Will the smoking age go back to 18?

I have had many foreign friends and I have discussed many smoking issues, about whether the smoking age will return to 18 years old? This is a question I think many people should know. The probability is not too high.

So far, according to the policies of various countries, it will not revert to 18 years of age for the time being. Under U.S. law, this change has not been in place for a long time and is strictly limited to 21 years of age or older.


U law: has been adjusted from the age of 18 years old week to 21 years old. On Dec. 20, 2019, the President signed legislation amending the Federal Food, Drug, and Cosmetic Act, and raising the federal minimum age for sale of tobacco products from 18 to 21 years.


Policy Adoption in Europe

Age-of-sale laws were first proposed at a European level in the 2003 Recommendation by the European Commission (Recommendation 2003/54/EC, not legally binding), which focused on measures to reduce cigarette supply to young people.11 Article 16 of the World Health Organization Framework Convention for Tobacco Control, which is legally binding and has been signed and ratified by all European countries, requires countries to prohibit the sale of tobacco products to minors but does not specify an exact age limit.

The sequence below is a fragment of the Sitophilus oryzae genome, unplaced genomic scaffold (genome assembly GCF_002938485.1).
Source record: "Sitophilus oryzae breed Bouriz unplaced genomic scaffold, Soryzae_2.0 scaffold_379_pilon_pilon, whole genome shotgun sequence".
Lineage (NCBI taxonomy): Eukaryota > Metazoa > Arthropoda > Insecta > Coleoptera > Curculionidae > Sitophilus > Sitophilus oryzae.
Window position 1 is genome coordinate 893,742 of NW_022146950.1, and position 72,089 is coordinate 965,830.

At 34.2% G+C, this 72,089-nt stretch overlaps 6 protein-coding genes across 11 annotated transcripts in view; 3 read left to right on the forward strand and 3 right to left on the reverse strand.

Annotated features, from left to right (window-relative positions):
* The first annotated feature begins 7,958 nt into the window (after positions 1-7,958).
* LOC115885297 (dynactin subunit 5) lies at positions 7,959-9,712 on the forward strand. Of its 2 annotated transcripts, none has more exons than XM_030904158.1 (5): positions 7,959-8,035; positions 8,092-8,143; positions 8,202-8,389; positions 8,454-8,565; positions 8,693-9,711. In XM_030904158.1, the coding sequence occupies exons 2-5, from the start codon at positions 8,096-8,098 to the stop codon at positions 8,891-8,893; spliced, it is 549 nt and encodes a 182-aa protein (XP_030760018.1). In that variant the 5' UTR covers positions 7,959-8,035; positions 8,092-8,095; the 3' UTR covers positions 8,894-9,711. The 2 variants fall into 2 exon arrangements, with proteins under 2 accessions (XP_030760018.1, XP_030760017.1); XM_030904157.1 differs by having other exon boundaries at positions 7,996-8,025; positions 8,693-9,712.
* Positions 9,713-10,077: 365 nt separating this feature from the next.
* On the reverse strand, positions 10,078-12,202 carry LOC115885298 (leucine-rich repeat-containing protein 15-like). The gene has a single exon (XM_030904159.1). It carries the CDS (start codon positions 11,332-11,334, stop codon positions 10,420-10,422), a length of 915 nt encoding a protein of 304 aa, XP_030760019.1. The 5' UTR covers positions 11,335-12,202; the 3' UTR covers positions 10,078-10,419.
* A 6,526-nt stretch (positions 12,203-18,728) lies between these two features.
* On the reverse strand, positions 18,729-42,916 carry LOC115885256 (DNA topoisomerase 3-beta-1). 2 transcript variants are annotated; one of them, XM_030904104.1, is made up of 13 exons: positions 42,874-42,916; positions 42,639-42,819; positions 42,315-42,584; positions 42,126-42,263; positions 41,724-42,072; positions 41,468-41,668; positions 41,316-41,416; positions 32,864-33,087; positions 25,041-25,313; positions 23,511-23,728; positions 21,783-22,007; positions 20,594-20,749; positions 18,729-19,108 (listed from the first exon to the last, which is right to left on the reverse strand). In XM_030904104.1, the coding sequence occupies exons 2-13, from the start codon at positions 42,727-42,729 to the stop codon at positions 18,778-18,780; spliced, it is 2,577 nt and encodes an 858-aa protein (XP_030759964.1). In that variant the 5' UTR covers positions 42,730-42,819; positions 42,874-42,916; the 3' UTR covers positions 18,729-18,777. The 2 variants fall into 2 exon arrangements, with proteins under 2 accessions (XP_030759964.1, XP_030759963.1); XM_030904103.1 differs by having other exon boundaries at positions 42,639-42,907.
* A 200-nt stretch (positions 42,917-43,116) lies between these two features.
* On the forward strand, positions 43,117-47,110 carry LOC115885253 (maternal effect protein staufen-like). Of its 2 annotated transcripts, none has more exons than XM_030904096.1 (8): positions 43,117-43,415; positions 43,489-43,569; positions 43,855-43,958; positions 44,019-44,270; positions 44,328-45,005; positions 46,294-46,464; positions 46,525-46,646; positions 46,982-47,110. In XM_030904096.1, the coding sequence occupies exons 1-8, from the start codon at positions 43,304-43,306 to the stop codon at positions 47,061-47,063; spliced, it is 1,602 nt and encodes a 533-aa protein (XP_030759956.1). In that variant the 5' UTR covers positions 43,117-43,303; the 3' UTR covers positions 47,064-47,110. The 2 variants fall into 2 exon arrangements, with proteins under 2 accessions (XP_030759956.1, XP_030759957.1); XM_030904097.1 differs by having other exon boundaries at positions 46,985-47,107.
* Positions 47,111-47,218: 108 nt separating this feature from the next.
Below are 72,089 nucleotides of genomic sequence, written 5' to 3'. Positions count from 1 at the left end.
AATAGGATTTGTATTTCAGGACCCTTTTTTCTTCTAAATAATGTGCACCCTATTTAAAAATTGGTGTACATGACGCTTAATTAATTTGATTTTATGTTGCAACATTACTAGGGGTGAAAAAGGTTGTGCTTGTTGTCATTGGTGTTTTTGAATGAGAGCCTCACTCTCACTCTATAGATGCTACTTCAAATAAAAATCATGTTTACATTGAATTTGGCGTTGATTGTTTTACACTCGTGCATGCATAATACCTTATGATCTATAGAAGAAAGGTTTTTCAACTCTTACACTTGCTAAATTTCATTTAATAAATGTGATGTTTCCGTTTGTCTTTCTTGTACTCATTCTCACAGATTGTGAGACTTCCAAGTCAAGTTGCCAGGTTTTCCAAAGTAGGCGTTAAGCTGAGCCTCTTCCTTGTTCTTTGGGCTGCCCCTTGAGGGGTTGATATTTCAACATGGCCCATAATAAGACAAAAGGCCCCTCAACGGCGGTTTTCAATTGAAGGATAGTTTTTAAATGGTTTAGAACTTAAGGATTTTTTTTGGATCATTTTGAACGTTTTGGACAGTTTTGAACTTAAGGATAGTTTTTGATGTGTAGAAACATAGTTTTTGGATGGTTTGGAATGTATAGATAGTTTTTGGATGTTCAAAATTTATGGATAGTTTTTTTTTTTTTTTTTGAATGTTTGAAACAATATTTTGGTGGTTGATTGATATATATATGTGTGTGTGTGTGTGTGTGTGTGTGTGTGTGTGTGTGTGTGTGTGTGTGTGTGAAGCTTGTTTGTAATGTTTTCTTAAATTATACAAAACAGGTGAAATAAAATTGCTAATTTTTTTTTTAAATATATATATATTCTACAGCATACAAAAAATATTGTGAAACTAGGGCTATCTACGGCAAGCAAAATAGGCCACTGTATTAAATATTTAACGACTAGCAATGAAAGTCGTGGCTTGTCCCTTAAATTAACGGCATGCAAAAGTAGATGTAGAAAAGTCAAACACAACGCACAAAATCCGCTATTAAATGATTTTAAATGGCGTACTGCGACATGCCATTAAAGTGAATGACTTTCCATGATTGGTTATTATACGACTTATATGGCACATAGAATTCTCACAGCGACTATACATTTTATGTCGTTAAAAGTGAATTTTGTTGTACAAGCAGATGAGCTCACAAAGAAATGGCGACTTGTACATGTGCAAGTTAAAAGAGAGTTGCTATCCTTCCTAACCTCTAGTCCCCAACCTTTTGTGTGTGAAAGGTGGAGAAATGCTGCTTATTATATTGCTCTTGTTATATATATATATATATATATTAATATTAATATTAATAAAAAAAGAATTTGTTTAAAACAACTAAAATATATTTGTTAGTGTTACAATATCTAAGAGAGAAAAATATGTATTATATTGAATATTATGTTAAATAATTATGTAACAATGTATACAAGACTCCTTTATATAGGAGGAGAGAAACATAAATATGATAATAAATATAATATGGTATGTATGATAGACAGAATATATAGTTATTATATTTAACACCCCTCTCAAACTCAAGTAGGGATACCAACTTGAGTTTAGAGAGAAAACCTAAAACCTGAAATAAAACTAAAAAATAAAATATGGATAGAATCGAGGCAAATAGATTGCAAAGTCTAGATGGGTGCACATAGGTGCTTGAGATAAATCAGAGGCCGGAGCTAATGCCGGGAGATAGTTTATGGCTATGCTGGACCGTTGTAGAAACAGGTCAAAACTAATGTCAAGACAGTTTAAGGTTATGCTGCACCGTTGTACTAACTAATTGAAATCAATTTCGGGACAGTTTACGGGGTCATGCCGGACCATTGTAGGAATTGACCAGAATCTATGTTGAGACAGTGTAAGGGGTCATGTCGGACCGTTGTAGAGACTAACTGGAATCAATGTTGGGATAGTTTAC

Scandinavian countries had an age of sale of 16 since the 1970s. They were among the first to adopt a tobacco age-of-sale of 18 years old between 1995 and 1997.12 This was followed by a number of Eastern-European countries that adopted an age-of-sale of 18 years between 2002 and 2004 with no prior age-of-sale in place. In addition, Ireland also increased its sales age from 16 to 18 in 2002.12 Between 2006 and 2009, many countries followed suit including Denmark, France, Portugal, Spain, England, and Scotland.12 The Netherlands adopted the age of sale of 18 in 2014.12 Belgium and Austria are the only two European countries with a current age of 16.


A debate on the adoption of a tobacco age-of-sale of 21 in Europe has not occurred, with the recent exception of the United Kingdom. We believe that soon the time will be ripe for this discussion to spread throughout Europe, specifically among countries that have adopted a smoke-free generation movement.